Story image

Adobe coders reach out to Kiwi kids

18 Nov 15

A group of coders and designers from Adobe in India and San Francisco visited the High Tech Youth Network yesterday.

The meet and greet was part of the Adobe Project 1324 initiative, which supports a global community of artists aged 13-24 who use creativity as a force for positive change, Adobe explains in a statement.

Fourteen coders and designers met with more than 40 youth members from High Tech Youth Studios from Auckland and the Waikato.

The initiative’s mission is to provide opportunities for emerging creatives to connect, collaborate on projects, and increase the visibility and impact of their work.

"We are proud to recognize High Tech Youth as a Creative Catalyst,” says Lauren Stevenson, director, Project 1324, Adobe. “Their innovative programmes develop and engage creative expression as a force for positive youth development and social change."

High Tech Youth is an inaugural recipient of the new Adobe Creative Catalyst Award, a recognition by Project 1324 of leading youth arts organisations that support and inspire the next generation of creative, Stevenson explains.

Creative Catalysts receive a lab donation of Adobe's Creative Cloud software for up to 25 computers, have opportunities for peer-to-peer learning online and through convenings, and chances to apply for grants.

Youth who are a part of Creative Catalyst organisations can apply to the Adobe Creativity Scholarship Program, which provides education grants for the pursuit of a creative path in higher education.

The software donations will enable youth to creatively communicate a vision for change in their communities and lives through digitally inspiring video, print and audio projects.

Kane Milne, director of learning at High Tech Youth Network, says, "Adobe has been an important partner of the High Tech Youth Network since 2007. Their support and investment has provided opportunities for our youth to develop their creative confidence, and to share their ideas and voices across a global community,” he says.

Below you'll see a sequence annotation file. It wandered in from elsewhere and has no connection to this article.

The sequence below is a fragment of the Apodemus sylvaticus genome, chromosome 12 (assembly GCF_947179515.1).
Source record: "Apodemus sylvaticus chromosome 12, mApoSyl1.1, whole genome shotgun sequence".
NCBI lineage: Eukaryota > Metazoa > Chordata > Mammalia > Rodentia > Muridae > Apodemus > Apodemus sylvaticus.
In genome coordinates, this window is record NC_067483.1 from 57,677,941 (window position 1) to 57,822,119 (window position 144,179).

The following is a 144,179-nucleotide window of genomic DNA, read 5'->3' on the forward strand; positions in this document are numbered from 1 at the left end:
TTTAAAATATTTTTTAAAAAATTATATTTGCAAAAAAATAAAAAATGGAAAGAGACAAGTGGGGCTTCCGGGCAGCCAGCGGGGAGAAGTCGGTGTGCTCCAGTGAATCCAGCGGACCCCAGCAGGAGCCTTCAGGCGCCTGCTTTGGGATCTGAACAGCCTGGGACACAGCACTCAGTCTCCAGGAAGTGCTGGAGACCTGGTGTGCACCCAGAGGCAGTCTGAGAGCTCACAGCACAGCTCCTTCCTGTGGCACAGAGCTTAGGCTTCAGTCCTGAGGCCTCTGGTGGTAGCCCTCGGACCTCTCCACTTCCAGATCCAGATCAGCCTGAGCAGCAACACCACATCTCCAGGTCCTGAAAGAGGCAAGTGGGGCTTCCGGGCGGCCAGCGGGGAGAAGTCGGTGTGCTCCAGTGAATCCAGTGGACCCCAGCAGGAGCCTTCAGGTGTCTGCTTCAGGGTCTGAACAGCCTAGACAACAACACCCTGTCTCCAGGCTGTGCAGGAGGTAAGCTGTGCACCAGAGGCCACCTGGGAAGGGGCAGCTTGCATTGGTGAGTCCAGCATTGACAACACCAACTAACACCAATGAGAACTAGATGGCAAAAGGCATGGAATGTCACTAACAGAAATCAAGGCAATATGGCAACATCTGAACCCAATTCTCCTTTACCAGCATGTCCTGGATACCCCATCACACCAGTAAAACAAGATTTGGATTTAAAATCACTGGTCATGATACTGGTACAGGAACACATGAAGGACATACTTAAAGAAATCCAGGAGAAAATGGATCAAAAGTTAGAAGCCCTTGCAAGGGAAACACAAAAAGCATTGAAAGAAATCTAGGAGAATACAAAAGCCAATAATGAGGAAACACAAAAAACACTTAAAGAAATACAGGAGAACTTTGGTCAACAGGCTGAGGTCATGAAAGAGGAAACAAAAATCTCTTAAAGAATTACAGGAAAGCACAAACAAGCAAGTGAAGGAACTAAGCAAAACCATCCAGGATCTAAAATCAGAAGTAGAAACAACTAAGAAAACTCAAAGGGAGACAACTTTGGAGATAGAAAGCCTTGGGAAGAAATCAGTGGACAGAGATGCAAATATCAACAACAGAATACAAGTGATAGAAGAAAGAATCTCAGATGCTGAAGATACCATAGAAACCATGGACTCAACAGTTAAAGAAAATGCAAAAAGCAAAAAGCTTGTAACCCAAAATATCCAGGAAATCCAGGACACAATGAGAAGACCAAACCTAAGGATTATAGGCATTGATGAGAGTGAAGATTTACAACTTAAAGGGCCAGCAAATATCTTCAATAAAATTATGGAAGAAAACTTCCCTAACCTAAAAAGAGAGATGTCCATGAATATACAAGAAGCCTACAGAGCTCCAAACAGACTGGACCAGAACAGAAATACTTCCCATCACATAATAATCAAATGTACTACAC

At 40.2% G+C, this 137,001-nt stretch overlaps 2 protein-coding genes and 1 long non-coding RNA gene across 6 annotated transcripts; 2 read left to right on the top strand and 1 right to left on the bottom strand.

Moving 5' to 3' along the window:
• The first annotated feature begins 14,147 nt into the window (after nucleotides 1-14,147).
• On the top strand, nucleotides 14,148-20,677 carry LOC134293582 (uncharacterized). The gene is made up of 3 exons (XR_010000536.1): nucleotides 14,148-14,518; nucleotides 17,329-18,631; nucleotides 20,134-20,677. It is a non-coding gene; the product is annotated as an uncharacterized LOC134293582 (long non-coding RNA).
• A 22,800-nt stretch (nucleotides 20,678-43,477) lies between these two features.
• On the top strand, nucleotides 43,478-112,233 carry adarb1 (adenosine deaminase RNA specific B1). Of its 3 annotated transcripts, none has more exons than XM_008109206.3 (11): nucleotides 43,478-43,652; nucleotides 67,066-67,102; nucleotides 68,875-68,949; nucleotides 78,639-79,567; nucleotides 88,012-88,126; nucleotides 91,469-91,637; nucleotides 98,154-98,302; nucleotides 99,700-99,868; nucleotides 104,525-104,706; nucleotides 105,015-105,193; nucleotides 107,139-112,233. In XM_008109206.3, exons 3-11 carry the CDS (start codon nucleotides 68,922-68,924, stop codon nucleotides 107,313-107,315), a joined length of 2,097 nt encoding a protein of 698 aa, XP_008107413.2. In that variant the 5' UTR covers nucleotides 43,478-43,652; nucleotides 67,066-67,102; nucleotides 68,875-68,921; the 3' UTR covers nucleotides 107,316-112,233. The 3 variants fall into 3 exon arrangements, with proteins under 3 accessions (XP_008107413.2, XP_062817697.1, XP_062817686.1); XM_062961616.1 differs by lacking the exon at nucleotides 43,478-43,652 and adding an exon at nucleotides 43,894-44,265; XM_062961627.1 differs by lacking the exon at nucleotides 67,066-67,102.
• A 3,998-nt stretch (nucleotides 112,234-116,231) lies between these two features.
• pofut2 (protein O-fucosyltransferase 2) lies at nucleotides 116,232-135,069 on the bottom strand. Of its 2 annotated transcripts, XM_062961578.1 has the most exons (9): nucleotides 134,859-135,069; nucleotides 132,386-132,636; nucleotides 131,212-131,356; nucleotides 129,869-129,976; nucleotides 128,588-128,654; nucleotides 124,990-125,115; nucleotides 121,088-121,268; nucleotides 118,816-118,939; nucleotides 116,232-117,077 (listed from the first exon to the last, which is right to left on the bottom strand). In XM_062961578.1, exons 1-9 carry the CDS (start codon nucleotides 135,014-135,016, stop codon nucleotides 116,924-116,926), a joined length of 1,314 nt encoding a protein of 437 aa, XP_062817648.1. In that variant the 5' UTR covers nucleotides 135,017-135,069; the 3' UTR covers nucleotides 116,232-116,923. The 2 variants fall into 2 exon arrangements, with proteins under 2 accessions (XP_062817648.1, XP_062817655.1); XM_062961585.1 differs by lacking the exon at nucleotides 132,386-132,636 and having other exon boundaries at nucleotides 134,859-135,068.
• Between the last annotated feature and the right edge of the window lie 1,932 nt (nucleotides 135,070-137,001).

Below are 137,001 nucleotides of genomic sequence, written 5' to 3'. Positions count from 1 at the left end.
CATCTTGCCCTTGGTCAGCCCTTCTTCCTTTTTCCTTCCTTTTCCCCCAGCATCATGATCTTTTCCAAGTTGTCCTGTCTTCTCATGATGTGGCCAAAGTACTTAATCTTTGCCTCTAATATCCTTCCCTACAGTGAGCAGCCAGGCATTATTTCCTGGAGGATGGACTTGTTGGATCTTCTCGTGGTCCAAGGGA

“Project 1324 aims to expand those opportunities to an even bigger audience.”

During their visit, teams of HTYN youth, staff from HTYN and Adobe held workshops discussing, critical thinking, visual design, documentary making, coding and advanced video editing and Project 1324.

Royole's FlexPai: So bendable phablets are a reality now
A US-based firm called Royole is delivering on that age-old problem of not being able to fold up your devices (who hasn't ever wished they could fold their phone up...)
Hands-on review: Having fun in Knowledge is Power: Decades and Chimparty
They don’t revolutionise social video gaming, but they are enjoyable enough to occupy you during a wet weekend. 
Kiwis losing $24.7mil to scam calls every year
The losses are almost five times higher compared to the same period last year, from reported losses alone.
Tile's Mate & Pro Bluetooth trackers land in NZ
If your car keys (or your tablet) have disappeared into the void at the back of the couch or if you left them somewhere in your car, retracing your steps to find them could be a thing of the past.
Government still stuck in the past? Not on GovTech's watch
What exactly is GovTech and what’s been happening in our capital city?
"Is this for real?" The reality of fraud against New Zealanders
Is this for real? More often than not these days it can be hard to tell, and it’s okay to be a bit suspicious, especially when it comes to fraud.
Hands-on review: The iPhone Xs
The iPhone Xs is a win that brought numerous new and exciting features to the market.
How much does your Amazon Prime Video subscription really get you?
For our NZ$8.90 per month, the average cost per title is US$0.00126 - but we only really get a choice of 416 TV shows and 4321 movies. Choice is a little bit limited compared to other countries.